Unexpected Infection Spikes in a Model of Respiratory Syncytial Virus Vaccination
AbstractRespiratory Syncytial Virus (RSV) is an acute respiratory infection that infects millions of children and infants worldwide. Recent research has shown promise for the development of a vaccine, with a range of vaccine types now in clinical trials or preclinical development. We extend an existing mathematical model with seasonal transmission to include vaccination. We model vaccination both as a continuous process, applying the vaccine during pregnancy, and as a discrete one, using impulsive differential equations, applying pulse vaccination. We develop conditions for the stability of the disease-free equilibrium and show that this equilibrium can be destabilised under certain extreme conditions, even with 100% coverage using an (unrealistic) vaccine. Using impulsive differential equations and introducing a new quantity, the impulsive reproduction number, we showed that eradication could be acheived with 75% coverage, while 50% coverage resulted in low-level oscillations. A vaccine that targets RSV infection has the potential to significantly reduce the overall prevalence of the disease, but appropriate coverage is critical. View Full-Text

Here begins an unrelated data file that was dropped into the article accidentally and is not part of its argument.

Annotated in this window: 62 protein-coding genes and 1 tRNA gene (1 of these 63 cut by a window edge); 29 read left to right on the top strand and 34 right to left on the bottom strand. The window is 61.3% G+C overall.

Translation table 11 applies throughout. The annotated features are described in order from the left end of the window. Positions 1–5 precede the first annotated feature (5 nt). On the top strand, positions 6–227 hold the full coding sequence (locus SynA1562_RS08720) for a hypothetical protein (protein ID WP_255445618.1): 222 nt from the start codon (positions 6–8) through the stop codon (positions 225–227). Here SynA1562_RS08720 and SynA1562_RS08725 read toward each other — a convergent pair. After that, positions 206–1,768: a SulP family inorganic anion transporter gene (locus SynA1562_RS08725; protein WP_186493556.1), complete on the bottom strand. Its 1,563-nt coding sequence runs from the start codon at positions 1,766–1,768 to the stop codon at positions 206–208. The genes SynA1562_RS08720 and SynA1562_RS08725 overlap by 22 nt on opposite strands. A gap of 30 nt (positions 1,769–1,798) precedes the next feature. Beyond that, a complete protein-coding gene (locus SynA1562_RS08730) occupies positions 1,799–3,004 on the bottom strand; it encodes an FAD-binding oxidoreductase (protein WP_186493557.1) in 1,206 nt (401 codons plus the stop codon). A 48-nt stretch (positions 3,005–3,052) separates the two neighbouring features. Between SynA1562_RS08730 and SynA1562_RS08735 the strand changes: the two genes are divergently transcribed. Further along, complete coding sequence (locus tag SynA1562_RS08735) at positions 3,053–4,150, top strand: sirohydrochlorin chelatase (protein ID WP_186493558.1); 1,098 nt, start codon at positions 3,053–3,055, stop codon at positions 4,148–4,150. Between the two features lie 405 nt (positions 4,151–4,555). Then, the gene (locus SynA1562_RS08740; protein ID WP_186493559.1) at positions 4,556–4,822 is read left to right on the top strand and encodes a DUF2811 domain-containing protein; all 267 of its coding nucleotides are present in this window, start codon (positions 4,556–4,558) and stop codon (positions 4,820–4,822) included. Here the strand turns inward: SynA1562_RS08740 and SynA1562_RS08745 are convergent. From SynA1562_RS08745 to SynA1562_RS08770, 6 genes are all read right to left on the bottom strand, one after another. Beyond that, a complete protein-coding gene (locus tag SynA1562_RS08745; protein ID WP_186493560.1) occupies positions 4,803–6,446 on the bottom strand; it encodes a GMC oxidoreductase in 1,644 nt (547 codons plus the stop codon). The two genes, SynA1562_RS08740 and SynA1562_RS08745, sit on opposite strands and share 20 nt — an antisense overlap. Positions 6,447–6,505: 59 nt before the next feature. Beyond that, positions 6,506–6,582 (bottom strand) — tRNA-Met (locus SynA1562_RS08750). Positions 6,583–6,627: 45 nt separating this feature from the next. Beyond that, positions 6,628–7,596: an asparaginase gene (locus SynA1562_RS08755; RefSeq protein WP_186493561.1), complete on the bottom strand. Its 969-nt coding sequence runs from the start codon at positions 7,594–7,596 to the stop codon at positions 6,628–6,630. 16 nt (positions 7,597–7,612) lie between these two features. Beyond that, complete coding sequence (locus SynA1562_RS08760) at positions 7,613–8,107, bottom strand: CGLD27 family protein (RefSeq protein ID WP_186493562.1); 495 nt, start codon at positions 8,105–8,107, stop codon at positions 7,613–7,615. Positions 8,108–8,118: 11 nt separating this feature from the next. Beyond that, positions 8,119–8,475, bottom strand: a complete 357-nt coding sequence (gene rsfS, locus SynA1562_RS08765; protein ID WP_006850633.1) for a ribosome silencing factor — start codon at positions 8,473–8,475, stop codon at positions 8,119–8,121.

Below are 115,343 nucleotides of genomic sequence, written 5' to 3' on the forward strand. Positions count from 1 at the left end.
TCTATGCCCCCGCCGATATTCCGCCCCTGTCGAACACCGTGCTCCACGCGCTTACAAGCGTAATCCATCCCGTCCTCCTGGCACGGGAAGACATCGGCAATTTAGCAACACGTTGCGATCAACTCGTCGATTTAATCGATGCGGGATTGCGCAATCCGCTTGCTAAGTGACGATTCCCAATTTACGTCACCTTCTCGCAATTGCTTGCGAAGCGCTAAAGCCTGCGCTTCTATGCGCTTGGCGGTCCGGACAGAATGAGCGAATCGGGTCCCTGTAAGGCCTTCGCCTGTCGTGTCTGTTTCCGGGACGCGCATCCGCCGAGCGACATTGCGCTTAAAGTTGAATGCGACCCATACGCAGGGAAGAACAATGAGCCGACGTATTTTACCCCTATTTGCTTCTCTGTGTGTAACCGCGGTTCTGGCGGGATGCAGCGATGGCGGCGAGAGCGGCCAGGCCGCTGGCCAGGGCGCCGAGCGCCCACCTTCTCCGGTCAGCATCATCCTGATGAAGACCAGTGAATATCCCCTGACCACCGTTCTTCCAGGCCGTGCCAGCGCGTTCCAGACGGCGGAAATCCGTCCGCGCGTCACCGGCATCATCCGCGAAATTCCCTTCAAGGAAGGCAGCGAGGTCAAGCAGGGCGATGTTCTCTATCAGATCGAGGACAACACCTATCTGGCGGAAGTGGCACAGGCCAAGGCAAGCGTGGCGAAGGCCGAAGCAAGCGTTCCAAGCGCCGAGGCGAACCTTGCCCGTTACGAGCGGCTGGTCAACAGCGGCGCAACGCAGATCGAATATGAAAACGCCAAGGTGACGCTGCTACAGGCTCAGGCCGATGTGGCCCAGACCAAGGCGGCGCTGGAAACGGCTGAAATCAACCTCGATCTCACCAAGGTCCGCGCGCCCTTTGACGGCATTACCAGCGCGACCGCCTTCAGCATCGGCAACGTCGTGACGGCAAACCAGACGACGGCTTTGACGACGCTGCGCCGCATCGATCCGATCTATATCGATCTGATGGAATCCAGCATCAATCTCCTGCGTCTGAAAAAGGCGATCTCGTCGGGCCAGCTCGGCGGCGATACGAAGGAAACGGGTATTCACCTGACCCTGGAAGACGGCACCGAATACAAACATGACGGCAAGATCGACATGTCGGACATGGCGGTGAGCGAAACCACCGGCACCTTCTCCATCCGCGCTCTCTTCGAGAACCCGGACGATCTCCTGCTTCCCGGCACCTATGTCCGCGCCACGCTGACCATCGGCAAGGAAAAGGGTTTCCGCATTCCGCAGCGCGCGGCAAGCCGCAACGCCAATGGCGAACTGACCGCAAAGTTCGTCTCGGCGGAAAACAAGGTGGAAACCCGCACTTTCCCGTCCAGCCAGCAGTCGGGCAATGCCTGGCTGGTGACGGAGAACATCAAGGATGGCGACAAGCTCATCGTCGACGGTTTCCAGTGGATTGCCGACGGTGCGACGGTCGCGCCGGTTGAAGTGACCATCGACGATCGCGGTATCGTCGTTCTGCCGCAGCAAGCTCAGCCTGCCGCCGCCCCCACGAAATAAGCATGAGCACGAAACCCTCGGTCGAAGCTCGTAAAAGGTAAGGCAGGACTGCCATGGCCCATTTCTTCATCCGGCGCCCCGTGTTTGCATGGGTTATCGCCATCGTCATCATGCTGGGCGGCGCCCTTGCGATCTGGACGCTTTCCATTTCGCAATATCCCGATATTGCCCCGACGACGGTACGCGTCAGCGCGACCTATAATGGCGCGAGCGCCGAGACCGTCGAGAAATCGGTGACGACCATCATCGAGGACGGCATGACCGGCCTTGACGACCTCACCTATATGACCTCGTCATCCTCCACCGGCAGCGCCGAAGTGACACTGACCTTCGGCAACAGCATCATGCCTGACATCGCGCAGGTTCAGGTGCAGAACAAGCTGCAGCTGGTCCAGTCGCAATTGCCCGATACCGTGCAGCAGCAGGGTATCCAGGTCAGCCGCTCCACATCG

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Smith, R.J.; Hogan, A.B.; Mercer, G.N. Unexpected Infection Spikes in a Model of Respiratory Syncytial Virus Vaccination. Vaccines 2017, 5, 12.
Smith RJ, Hogan AB, Mercer GN. Unexpected Infection Spikes in a Model of Respiratory Syncytial Virus Vaccination. Vaccines. 2017; 5(2):12.Chicago/Turabian Style
Smith, Robert J.; Hogan, Alexandra B.; Mercer, Geoffry N. 2017. "Unexpected Infection Spikes in a Model of Respiratory Syncytial Virus Vaccination." Vaccines 5, no. 2: 12.
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